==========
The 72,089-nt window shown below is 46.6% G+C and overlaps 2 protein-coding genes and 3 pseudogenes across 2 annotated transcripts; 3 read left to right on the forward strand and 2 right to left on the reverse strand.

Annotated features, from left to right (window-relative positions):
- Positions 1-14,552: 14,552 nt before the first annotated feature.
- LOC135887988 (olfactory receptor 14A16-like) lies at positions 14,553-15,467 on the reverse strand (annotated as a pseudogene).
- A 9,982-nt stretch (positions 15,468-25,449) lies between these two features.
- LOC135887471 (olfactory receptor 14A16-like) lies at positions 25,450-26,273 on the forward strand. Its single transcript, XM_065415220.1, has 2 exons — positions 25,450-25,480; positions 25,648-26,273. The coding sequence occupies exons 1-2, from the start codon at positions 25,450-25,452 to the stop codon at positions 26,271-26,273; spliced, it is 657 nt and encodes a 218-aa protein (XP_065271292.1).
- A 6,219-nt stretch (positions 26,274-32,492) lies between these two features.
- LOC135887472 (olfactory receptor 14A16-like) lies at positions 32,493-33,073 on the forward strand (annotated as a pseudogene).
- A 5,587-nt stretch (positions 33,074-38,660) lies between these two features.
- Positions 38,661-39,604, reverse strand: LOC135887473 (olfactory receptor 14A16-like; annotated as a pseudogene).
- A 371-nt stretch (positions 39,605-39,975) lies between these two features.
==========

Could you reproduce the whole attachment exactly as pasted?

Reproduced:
The 72,089-nt window shown below is 46.6% G+C and overlaps 2 protein-coding genes and 3 pseudogenes across 2 annotated transcripts; 3 read left to right on the forward strand and 2 right to left on the reverse strand.

Annotated features, from left to right (window-relative positions):
- Positions 1-14,552: 14,552 nt before the first annotated feature.
- LOC135887988 (olfactory receptor 14A16-like) lies at positions 14,553-15,467 on the reverse strand (annotated as a pseudogene).
- A 9,982-nt stretch (positions 15,468-25,449) lies between these two features.
- LOC135887471 (olfactory receptor 14A16-like) lies at positions 25,450-26,273 on the forward strand. Its single transcript, XM_065415220.1, has 2 exons — positions 25,450-25,480; positions 25,648-26,273. The coding sequence occupies exons 1-2, from the start codon at positions 25,450-25,452 to the stop codon at positions 26,271-26,273; spliced, it is 657 nt and encodes a 218-aa protein (XP_065271292.1).
- A 6,219-nt stretch (positions 26,274-32,492) lies between these two features.
- LOC135887472 (olfactory receptor 14A16-like) lies at positions 32,493-33,073 on the forward strand (annotated as a pseudogene).
- A 5,587-nt stretch (positions 33,074-38,660) lies between these two features.
- Positions 38,661-39,604, reverse strand: LOC135887473 (olfactory receptor 14A16-like; annotated as a pseudogene).
- A 371-nt stretch (positions 39,605-39,975) lies between these two features.